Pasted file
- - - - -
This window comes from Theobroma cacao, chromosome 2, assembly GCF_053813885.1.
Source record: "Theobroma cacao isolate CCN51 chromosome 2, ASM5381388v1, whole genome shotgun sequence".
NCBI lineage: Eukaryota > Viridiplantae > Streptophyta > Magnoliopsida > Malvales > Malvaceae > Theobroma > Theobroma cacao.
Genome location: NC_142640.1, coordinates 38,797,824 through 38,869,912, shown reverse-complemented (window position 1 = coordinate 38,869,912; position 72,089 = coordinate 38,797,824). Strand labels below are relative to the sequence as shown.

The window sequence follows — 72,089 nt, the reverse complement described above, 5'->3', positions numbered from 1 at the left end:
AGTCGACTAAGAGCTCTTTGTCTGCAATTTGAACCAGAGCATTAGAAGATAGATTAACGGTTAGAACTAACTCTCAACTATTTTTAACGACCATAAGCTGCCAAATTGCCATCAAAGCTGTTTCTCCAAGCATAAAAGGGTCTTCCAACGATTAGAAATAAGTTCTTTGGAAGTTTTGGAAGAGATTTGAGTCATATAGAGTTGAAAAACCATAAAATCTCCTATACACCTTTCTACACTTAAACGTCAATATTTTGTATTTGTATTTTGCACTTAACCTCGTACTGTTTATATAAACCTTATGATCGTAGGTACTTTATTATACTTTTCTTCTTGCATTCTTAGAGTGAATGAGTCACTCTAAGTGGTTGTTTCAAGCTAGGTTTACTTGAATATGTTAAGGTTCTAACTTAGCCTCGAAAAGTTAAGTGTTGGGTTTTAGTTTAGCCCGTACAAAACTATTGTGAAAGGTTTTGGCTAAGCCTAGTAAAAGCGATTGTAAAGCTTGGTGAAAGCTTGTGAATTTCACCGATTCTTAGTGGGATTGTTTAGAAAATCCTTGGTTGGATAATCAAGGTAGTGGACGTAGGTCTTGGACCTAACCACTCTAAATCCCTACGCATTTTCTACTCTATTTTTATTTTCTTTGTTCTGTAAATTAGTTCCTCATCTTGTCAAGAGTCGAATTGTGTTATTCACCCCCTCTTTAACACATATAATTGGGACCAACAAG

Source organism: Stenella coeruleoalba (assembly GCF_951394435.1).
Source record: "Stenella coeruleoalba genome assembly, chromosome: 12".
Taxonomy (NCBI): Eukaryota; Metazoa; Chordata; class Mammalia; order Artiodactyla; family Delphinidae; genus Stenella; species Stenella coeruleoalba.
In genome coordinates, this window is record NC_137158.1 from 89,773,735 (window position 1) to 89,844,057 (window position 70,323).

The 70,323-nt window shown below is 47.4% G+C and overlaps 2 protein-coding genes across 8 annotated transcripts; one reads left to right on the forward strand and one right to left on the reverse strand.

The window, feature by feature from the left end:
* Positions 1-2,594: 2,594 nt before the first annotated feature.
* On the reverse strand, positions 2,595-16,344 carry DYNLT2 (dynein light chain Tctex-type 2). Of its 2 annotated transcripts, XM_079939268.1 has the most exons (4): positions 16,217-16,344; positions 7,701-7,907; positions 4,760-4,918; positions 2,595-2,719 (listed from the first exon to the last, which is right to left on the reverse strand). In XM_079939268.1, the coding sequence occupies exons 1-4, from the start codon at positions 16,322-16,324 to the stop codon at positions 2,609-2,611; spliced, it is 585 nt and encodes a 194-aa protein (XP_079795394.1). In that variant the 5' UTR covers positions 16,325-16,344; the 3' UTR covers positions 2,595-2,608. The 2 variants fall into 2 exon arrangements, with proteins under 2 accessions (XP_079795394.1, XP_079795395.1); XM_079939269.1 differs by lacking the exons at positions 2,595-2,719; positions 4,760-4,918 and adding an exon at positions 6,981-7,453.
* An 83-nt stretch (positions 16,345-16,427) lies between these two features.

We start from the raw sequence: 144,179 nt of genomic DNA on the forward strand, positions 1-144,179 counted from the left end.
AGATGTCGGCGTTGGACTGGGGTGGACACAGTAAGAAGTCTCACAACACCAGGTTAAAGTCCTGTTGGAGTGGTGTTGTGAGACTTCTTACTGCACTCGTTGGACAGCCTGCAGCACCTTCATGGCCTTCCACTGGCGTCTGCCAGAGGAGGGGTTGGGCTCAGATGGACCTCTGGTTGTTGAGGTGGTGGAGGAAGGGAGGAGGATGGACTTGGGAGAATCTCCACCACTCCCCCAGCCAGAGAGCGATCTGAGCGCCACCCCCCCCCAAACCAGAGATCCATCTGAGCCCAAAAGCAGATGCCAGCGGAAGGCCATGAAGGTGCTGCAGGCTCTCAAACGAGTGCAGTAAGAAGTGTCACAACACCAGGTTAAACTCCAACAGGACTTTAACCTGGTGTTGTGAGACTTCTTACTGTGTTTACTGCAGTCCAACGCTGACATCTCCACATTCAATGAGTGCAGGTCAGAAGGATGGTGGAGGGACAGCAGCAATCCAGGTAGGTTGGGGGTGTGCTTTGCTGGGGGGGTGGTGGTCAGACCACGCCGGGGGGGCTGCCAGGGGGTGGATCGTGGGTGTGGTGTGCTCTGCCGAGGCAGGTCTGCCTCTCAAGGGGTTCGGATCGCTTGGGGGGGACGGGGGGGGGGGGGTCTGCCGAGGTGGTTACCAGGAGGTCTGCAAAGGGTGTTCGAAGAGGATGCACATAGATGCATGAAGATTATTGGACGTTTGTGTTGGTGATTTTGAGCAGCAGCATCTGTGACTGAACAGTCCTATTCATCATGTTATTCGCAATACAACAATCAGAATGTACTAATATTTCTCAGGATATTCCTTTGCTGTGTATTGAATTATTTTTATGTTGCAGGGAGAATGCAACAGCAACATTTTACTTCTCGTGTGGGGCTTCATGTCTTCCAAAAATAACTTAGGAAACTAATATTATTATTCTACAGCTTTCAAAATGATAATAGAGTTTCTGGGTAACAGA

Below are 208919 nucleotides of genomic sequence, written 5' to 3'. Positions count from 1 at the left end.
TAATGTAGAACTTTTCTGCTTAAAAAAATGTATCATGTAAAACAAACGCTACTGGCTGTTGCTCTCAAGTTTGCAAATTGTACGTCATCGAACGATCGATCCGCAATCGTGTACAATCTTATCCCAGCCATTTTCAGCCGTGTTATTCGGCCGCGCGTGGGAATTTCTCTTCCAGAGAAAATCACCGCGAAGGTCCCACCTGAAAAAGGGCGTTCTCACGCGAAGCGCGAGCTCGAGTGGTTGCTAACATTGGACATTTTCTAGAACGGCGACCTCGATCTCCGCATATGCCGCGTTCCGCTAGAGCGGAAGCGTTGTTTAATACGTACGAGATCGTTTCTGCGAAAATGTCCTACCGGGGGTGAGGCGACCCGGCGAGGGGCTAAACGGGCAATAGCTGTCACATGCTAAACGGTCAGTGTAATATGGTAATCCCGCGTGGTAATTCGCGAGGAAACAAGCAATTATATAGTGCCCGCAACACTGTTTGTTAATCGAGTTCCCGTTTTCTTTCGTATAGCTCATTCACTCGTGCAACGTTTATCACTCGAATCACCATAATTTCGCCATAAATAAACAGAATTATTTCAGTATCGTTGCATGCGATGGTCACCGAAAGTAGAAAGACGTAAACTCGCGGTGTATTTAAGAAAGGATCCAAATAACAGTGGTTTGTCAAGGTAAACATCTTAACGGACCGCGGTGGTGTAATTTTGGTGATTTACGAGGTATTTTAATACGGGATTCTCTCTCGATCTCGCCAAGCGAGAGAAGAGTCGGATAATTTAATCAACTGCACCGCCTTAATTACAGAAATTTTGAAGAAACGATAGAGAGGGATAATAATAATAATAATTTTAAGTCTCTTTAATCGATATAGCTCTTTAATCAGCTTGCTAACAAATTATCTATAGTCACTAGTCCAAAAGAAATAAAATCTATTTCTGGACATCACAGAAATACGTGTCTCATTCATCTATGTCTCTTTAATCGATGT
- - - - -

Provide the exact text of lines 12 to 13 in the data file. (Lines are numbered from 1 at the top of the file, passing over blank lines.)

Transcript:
The window, feature by feature from the left end:
* Positions 1-2,594: 2,594 nt before the first annotated feature.